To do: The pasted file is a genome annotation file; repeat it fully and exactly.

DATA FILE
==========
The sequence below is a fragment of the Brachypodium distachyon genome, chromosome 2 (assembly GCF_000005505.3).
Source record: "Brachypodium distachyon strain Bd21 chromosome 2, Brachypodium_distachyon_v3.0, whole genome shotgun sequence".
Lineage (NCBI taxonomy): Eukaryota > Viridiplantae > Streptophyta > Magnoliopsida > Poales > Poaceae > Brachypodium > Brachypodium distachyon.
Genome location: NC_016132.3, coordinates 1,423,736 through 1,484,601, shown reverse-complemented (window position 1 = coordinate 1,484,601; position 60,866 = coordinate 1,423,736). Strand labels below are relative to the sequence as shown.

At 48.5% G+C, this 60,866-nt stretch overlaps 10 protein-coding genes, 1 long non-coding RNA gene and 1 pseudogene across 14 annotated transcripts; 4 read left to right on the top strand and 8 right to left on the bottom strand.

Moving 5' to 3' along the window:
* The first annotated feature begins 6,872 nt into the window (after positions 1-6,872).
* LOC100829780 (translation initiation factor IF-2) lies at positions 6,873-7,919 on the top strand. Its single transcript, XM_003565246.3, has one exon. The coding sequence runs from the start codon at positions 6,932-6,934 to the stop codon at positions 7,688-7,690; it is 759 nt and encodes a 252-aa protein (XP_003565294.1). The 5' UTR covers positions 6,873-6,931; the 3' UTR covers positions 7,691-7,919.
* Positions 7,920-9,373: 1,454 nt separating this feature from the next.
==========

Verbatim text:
The sequence below is a fragment of the Brachypodium distachyon genome, chromosome 2 (assembly GCF_000005505.3).
Source record: "Brachypodium distachyon strain Bd21 chromosome 2, Brachypodium_distachyon_v3.0, whole genome shotgun sequence".
Lineage (NCBI taxonomy): Eukaryota > Viridiplantae > Streptophyta > Magnoliopsida > Poales > Poaceae > Brachypodium > Brachypodium distachyon.
Genome location: NC_016132.3, coordinates 1,423,736 through 1,484,601, shown reverse-complemented (window position 1 = coordinate 1,484,601; position 60,866 = coordinate 1,423,736). Strand labels below are relative to the sequence as shown.

At 48.5% G+C, this 60,866-nt stretch overlaps 10 protein-coding genes, 1 long non-coding RNA gene and 1 pseudogene across 14 annotated transcripts; 4 read left to right on the top strand and 8 right to left on the bottom strand.

Moving 5' to 3' along the window:
* The first annotated feature begins 6,872 nt into the window (after positions 1-6,872).
* LOC100829780 (translation initiation factor IF-2) lies at positions 6,873-7,919 on the top strand. Its single transcript, XM_003565246.3, has one exon. The coding sequence runs from the start codon at positions 6,932-6,934 to the stop codon at positions 7,688-7,690; it is 759 nt and encodes a 252-aa protein (XP_003565294.1). The 5' UTR covers positions 6,873-6,931; the 3' UTR covers positions 7,691-7,919.
* Positions 7,920-9,373: 1,454 nt separating this feature from the next.